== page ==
Koepcke moved to Germany, where she fully recovered from her injuries. Like her parents, she studied biology at the University of Kiel, graduating in 1980. She received a doctorate from Ludwig-Maximilian University and returned to Peru to conduct research in mammalogy, specializing in bats. Koepcke published her thesis, Ecological study of a bat colony in the tropical rain forest of Peru, in 1987. Now known as Juliane Diller, she serves as librarian at the Bavarian State Zoological Collection in Munich. Her autobiography, Als ich vom Himmel fiel (When I Fell From the Sky), was released on March 10, 2011 by Piper Verlag, for which she received the Corine Literature Prize in 2011.
- Koepcke, Juliane (2011). Als ich vom Himmel fiel (in German). Munich: Piper Malik. ISBN 978-3-89029-389-9.
- When I Fell From the Sky, Titletown Publishing, 2011, ISBN 978-0-9837547-0-1
See also 
- "The Top Wilderness Survival Stories". Outside Online. Retrieved 2011-07-30.
- "Survivor still haunted by 1971 air crash". CNN.com. 2009-07-02. Retrieved 2011-07-30.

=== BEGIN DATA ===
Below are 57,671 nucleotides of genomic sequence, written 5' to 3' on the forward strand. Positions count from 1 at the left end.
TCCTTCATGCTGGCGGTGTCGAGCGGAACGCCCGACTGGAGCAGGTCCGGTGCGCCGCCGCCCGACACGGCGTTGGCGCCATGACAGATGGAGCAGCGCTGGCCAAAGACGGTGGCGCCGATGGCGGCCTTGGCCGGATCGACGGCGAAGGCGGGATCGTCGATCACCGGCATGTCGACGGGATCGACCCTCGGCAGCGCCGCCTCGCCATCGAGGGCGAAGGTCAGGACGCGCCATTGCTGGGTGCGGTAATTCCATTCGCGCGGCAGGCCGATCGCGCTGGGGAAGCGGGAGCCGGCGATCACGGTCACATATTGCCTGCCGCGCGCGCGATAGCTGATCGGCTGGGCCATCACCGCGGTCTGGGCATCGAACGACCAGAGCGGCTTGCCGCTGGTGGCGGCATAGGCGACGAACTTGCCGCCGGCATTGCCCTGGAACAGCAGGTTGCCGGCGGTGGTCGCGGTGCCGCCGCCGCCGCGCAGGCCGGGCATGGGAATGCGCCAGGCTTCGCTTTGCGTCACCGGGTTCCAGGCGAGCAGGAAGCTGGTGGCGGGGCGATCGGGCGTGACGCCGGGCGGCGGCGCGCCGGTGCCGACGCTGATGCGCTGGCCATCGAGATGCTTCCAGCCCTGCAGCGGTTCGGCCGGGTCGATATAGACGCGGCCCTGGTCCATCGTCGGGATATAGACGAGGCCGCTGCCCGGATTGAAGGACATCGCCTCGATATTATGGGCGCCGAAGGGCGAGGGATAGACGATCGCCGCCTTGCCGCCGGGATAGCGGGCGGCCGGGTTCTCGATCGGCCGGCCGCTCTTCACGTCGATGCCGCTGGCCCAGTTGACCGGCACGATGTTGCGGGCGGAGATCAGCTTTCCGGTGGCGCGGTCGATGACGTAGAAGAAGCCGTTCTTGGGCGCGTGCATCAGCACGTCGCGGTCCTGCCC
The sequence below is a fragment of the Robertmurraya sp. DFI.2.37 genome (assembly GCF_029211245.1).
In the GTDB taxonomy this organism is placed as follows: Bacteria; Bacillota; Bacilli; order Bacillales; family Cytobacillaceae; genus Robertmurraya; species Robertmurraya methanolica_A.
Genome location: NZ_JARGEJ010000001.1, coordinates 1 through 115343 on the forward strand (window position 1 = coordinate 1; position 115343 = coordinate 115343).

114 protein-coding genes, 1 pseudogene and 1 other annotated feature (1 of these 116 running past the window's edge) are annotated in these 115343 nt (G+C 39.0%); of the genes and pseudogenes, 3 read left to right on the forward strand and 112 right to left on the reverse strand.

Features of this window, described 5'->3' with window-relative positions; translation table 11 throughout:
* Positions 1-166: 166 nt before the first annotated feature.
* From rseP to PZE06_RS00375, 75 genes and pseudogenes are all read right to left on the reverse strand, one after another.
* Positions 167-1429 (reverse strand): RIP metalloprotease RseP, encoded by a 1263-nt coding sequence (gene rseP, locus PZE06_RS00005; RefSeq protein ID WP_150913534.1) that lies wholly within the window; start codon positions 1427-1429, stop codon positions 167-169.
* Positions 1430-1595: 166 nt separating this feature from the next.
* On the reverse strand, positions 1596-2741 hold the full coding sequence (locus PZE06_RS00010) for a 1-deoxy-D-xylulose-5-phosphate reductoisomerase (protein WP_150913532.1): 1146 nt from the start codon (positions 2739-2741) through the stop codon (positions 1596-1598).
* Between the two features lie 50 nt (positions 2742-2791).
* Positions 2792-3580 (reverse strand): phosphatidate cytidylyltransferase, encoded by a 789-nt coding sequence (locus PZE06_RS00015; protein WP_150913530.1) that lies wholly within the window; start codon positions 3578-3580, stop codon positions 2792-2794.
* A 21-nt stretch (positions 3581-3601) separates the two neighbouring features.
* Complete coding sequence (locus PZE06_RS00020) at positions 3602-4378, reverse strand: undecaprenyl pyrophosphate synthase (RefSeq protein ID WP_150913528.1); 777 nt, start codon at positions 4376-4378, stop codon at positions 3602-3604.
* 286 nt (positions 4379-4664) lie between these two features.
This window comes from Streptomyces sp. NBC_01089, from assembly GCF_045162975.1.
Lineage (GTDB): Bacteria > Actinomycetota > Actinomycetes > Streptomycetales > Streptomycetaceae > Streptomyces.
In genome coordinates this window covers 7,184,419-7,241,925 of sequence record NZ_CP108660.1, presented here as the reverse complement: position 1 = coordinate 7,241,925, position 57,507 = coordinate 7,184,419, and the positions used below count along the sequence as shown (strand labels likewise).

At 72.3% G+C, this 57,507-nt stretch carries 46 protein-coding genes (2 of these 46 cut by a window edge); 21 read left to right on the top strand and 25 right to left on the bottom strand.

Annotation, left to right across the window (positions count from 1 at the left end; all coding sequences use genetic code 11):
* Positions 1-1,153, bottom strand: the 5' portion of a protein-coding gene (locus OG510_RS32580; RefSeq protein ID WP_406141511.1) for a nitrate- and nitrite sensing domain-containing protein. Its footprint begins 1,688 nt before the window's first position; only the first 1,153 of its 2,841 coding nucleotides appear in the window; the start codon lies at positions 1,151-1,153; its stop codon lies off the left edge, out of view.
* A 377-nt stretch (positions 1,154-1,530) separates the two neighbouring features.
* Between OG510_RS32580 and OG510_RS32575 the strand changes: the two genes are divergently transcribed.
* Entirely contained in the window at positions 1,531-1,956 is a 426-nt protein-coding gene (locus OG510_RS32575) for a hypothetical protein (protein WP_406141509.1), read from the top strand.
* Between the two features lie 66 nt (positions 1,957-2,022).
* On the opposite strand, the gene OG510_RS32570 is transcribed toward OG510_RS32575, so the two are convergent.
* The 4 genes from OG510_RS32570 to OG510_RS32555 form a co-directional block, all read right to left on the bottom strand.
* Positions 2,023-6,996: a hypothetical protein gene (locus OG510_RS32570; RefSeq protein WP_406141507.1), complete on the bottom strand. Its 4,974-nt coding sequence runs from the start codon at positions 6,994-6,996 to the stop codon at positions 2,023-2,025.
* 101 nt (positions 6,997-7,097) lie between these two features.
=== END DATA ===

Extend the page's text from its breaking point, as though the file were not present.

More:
- From an interview published in Vice, Sept. 2010: Littlewood, Tom (January 2011). "After the Fall". Harper's (Harper's Foundation) (1,928): 20–23. Retrieved 29 July 2011.
- "Juliane Koepcke: How I survived a plane crash". BBC News. 24 March 2012. Retrieved 24 March 2012.
- "Survivor Didn't Want To Steal Boat". The News and Courier. 9 Jan 1972. Retrieved 11 Jan 2011.
- "IMDb: The Story of Juliane Koepcke (1975)". Internet Movie Database. 2011. Retrieved 29 July 2011.
- "IMDb: Wings of Hope (TV 2000)". Internet Movie Database. 2011. Retrieved 29 July 2011.
- Herzog, Werner (2001). Herzog on Herzog. Faber and Faber. ISBN 0-571-20708-1.
- Francois Vuilleumier (2002). "Hans-Wilhelm Koepcke". Ornitologia Neotropical 13 (2): 215–218.
- Juliane Koepcke (1987). Ökologische Studien an einer Fledermaus-Artengemeinschaft im tropischen Regenwald von Peru. OCLC 230848237. Retrieved 3 August 2011.
- Diller, Juliane and Rygiert, Beate (2011). Als ich vom Himmel fiel: Wie mir der Dschungel mein Leben zurückgab. Malik. ISBN 978-3-89029-389-9.
- Plane Crashes Since 1970 with a Sole Survivor. airsafe.com
- BBC interview with Juliane Koepcke 2012, mp3 file